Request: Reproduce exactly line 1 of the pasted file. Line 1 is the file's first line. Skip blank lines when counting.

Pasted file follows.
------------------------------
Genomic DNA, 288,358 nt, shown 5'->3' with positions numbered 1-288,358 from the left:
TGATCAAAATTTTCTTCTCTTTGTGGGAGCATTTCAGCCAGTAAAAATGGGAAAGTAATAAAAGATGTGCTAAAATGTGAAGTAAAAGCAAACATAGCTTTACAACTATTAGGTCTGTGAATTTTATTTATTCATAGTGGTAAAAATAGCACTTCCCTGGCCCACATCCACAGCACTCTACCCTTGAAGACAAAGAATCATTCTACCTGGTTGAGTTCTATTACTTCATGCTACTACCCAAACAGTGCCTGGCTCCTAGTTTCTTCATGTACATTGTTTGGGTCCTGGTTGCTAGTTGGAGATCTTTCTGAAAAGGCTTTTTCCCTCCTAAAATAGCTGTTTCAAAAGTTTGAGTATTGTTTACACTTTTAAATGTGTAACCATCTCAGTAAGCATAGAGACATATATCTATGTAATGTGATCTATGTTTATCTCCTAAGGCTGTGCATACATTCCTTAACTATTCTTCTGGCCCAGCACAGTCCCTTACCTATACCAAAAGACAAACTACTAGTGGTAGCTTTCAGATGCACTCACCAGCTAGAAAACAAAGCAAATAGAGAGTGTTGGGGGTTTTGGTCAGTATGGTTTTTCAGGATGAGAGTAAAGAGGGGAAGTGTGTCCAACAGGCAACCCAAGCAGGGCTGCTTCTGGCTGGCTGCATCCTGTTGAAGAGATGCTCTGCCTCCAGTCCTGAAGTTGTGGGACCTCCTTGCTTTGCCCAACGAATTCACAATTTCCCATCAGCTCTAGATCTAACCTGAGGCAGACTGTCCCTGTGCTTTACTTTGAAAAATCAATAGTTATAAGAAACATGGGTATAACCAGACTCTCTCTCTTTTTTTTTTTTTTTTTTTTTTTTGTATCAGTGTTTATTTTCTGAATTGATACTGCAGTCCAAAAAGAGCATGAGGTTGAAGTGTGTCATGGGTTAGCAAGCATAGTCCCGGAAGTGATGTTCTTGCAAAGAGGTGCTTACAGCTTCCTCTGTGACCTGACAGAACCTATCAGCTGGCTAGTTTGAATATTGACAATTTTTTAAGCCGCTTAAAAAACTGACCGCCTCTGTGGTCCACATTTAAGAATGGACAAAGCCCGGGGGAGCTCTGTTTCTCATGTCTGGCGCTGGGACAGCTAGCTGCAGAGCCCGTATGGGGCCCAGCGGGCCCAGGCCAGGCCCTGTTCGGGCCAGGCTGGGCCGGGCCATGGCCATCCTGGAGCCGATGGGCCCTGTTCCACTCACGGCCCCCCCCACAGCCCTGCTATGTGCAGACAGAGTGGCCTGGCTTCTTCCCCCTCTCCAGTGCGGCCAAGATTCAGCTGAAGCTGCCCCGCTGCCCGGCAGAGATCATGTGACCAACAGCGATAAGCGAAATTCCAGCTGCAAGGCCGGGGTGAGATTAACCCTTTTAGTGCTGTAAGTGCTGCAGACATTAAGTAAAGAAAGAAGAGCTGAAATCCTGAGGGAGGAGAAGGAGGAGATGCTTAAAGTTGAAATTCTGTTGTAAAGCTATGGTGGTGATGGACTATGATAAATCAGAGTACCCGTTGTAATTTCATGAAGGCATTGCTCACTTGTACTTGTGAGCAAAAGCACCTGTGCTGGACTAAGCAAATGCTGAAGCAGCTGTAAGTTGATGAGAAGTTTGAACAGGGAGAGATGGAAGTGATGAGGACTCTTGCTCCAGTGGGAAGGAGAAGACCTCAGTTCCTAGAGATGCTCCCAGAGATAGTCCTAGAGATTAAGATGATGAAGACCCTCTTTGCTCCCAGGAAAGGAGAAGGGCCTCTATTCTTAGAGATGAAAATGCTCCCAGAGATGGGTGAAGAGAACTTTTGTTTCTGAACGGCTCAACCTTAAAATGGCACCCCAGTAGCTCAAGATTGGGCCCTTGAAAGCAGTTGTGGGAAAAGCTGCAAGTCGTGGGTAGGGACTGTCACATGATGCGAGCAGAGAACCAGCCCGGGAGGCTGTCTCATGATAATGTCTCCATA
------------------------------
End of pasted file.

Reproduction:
Genomic DNA, 288,358 nt, shown 5'->3' with positions numbered 1-288,358 from the left: